From its beginning in topology, this idea became a dominant method in the mathematics of the second half of the twentieth century; from the initial idea of homology as a topologically invariant relation on chains, the range of applications of homology and cohomology theories has spread out over geometry and abstract algebra. The terminology tends to mask the fact that in many applications cohomology, a contravariant theory, is more natural than homology. At a basic level this has to do with functions and pullbacks in geometric situations: given spaces X and Y, and some kind of function F on Y, for any mapping ƒ: X → Y composition with ƒ gives rise to a function F o ƒ on X. Cohomology groups often also have a natural product, the cup product, which gives them a ring structure. Because of this feature, cohomology is a stronger invariant than homology, as it can differentiate between certain algebraic objects that homology cannot.
The two articles don't seem to have anything to do with eachother.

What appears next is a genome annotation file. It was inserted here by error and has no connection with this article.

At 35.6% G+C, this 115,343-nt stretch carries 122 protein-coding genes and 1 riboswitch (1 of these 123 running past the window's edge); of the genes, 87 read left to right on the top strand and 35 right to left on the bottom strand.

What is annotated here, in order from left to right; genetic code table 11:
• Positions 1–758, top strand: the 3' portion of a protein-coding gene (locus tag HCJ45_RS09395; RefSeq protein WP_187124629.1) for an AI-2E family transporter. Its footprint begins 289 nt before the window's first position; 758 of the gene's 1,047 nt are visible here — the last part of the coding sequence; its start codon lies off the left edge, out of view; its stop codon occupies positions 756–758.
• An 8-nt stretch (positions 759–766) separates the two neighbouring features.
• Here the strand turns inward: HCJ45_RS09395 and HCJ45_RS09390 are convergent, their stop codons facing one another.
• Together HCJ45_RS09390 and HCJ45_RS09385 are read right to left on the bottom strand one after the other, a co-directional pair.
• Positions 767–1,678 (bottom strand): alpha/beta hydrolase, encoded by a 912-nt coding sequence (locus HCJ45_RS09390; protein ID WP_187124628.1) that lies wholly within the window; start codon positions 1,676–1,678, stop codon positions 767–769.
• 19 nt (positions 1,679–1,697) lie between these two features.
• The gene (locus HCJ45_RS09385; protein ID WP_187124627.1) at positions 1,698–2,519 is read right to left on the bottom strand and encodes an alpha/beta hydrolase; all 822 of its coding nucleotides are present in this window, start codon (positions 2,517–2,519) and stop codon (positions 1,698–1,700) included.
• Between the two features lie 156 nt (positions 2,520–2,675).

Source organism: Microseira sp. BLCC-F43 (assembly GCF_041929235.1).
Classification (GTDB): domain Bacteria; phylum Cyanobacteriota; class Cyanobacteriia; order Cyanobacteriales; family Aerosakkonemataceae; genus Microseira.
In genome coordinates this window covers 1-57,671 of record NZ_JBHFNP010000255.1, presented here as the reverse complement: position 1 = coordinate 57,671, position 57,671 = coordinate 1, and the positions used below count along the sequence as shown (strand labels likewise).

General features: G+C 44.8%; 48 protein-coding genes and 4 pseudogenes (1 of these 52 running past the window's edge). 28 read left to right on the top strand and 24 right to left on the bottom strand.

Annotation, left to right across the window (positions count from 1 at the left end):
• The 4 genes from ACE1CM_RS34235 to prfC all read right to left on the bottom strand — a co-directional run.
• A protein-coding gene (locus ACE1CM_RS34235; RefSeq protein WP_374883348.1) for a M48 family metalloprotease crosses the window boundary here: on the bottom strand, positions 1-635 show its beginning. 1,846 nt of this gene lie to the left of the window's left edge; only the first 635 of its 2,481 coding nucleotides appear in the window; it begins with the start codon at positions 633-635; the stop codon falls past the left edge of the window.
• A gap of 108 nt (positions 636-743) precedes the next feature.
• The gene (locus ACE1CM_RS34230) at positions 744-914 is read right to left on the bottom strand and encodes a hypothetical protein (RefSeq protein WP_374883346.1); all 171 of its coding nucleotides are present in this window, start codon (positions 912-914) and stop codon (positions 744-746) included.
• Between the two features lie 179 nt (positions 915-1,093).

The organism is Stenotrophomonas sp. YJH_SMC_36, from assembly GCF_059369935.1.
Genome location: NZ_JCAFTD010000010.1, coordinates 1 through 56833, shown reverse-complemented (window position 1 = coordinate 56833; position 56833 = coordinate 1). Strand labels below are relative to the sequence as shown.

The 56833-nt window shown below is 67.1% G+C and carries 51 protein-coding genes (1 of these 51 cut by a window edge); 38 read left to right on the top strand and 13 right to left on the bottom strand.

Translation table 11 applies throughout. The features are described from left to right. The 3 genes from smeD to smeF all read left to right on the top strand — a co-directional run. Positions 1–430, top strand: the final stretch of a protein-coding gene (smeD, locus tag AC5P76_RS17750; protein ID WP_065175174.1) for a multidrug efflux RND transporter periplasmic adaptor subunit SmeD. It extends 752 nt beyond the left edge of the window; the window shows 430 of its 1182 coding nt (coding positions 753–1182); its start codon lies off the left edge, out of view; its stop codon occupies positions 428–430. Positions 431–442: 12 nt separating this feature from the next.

posted by delmoi at 1:47 PM on March 17, 2012 [1 favorite]


I think Wikipedia's math articles could benefit from more 'real world' applications of the concepts in the articles. I can't tell you how many times I've watched lectures where the professor immediately introduces a math concept, explains the general gist of it, and then uses it to solve a problem or finish a proof. I watch that, and in 15 minutes, I get a decent understanding of the concept and know at least one example of how it's useful. Then I'll go to the Wikipedia article for more information, and it's just a mess of jargon and formulas and links to other articles which are also a mess of jargon and formulas.

Susskinds physics lectures are great for that. Try understanding Christoffel symbols from the Wikipedia articles. Then watch susskind explain them in his general relativity courses, which assume you know nothing more than calculus. (it's probably best if you start from the first lecture in the series, but even so, you can see that he explains it in plain English with a minimum of jargon.

Granted, it's more verbose, but words don't cost anything. Who cares if it takes 1000 more words to explain it in plain English? There should be room for that and for the precisely defined mathematical definition both.